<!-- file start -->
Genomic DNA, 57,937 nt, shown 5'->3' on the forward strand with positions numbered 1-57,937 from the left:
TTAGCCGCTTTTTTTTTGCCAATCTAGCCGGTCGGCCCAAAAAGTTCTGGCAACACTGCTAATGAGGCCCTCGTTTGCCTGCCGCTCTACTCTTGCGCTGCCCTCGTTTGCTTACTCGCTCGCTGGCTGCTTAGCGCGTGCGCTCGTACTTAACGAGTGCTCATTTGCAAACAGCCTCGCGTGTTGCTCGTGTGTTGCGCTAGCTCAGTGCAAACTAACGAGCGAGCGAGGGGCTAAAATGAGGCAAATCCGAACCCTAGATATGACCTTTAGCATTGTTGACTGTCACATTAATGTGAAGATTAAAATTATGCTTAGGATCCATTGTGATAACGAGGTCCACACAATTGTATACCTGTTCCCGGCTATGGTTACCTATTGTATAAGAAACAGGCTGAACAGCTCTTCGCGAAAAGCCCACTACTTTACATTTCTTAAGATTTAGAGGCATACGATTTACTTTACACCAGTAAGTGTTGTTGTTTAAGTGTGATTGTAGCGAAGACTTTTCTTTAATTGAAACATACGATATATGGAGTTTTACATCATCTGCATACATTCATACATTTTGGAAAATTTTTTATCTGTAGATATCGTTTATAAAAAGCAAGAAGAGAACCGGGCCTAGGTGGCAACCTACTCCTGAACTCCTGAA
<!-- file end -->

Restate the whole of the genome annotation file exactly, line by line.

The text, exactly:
Genomic DNA, 57,937 nt, shown 5'->3' on the forward strand with positions numbered 1-57,937 from the left:
TTAGCCGCTTTTTTTTTGCCAATCTAGCCGGTCGGCCCAAAAAGTTCTGGCAACACTGCTAATGAGGCCCTCGTTTGCCTGCCGCTCTACTCTTGCGCTGCCCTCGTTTGCTTACTCGCTCGCTGGCTGCTTAGCGCGTGCGCTCGTACTTAACGAGTGCTCATTTGCAAACAGCCTCGCGTGTTGCTCGTGTGTTGCGCTAGCTCAGTGCAAACTAACGAGCGAGCGAGGGGCTAAAATGAGGCAAATCCGAACCCTAGATATGACCTTTAGCATTGTTGACTGTCACATTAATGTGAAGATTAAAATTATGCTTAGGATCCATTGTGATAACGAGGTCCACACAATTGTATACCTGTTCCCGGCTATGGTTACCTATTGTATAAGAAACAGGCTGAACAGCTCTTCGCGAAAAGCCCACTACTTTACATTTCTTAAGATTTAGAGGCATACGATTTACTTTACACCAGTAAGTGTTGTTGTTTAAGTGTGATTGTAGCGAAGACTTTTCTTTAATTGAAACATACGATATATGGAGTTTTACATCATCTGCATACATTCATACATTTTGGAAAATTTTTTATCTGTAGATATCGTTTATAAAAAGCAAGAAGAGAACCGGGCCTAGGTGGCAACCTACTCCTGAACTCCTGAA